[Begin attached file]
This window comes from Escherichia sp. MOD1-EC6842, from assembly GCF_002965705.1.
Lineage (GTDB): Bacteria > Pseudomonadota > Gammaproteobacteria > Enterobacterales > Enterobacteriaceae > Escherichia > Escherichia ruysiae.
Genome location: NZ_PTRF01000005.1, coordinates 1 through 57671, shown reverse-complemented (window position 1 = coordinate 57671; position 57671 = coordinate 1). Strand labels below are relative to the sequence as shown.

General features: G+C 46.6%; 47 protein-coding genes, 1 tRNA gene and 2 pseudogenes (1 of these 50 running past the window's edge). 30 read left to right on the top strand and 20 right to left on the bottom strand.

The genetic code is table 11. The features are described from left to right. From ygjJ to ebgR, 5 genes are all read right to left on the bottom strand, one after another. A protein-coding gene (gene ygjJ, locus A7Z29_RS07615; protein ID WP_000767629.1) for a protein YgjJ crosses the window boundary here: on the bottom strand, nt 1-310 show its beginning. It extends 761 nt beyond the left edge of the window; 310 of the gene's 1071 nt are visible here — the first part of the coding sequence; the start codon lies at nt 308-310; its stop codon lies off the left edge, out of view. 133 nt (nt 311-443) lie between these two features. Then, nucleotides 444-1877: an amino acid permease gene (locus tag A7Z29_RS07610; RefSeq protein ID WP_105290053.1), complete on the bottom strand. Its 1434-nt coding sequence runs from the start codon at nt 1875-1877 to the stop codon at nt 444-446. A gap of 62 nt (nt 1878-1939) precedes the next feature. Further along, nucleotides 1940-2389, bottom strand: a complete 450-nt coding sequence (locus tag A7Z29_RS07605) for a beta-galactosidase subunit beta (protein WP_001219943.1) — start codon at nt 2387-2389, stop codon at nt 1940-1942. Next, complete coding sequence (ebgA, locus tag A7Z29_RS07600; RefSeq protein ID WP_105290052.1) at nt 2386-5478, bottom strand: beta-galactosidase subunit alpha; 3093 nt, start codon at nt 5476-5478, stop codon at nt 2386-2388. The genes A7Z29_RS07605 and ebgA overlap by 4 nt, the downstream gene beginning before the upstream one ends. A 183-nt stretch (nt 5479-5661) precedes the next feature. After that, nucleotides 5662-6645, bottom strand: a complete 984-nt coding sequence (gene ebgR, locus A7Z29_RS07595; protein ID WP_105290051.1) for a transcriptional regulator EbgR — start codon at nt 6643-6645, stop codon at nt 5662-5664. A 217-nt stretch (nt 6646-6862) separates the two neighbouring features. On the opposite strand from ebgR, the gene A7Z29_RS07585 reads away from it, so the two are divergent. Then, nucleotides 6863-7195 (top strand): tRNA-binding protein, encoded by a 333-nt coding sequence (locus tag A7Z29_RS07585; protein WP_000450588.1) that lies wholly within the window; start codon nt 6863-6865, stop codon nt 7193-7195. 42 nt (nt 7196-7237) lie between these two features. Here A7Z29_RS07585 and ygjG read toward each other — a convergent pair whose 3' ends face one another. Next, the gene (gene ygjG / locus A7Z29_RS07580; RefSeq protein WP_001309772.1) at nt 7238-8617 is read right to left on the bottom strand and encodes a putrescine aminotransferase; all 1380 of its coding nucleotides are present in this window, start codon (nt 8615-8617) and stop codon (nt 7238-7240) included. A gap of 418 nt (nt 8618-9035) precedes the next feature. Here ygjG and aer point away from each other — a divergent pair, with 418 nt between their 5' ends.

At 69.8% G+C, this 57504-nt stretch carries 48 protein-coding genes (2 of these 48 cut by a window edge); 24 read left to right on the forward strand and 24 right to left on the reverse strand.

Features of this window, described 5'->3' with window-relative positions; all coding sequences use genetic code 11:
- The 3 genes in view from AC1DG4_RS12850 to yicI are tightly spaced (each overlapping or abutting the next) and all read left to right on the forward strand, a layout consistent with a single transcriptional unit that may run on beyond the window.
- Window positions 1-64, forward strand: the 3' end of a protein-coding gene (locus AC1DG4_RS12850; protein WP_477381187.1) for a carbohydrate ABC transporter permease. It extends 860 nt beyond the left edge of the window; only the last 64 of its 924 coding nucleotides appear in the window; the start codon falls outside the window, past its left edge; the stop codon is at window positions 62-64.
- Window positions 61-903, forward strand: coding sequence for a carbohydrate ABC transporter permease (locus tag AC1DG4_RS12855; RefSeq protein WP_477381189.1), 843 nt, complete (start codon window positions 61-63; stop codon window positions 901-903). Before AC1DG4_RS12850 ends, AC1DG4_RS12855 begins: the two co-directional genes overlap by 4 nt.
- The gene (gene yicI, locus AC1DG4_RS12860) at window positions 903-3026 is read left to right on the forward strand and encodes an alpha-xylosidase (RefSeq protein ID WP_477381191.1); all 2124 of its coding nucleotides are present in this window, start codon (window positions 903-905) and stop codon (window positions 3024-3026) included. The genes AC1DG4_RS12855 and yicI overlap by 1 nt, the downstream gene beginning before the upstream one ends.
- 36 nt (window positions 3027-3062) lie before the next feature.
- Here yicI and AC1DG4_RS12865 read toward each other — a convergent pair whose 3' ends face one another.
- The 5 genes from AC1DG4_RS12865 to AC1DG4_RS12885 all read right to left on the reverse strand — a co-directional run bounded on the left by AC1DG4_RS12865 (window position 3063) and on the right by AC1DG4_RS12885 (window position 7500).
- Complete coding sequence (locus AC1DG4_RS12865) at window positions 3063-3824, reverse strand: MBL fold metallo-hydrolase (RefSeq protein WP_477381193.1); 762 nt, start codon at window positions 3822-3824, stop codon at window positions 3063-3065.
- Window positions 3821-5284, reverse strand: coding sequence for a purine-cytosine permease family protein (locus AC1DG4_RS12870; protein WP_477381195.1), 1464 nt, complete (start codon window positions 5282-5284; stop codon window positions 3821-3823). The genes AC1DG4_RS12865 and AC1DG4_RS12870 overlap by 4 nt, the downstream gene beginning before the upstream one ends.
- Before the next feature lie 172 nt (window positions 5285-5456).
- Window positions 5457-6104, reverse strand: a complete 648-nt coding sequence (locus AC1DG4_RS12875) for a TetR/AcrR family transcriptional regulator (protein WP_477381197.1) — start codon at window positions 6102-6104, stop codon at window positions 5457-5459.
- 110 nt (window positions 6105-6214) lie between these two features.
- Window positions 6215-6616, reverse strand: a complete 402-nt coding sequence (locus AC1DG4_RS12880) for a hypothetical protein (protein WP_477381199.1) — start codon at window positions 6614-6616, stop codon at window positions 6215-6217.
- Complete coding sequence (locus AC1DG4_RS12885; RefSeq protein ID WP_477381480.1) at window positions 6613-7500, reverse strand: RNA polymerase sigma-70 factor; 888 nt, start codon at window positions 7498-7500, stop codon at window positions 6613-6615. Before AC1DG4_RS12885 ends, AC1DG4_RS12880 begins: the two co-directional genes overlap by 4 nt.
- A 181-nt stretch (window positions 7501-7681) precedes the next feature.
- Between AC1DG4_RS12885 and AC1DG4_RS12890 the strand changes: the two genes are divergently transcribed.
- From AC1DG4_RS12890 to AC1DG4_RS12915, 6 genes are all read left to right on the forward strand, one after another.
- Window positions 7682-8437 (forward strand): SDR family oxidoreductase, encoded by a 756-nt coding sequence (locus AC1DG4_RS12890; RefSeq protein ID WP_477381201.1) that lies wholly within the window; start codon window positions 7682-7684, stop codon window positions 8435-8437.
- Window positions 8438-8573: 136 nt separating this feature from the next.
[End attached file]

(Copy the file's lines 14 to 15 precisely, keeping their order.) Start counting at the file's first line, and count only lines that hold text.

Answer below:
- The 5 genes from AC1DG4_RS12865 to AC1DG4_RS12885 all read right to left on the reverse strand — a co-directional run bounded on the left by AC1DG4_RS12865 (window position 3063) and on the right by AC1DG4_RS12885 (window position 7500).
- Complete coding sequence (locus AC1DG4_RS12865) at window positions 3063-3824, reverse strand: MBL fold metallo-hydrolase (RefSeq protein WP_477381193.1); 762 nt, start codon at window positions 3822-3824, stop codon at window positions 3063-3065.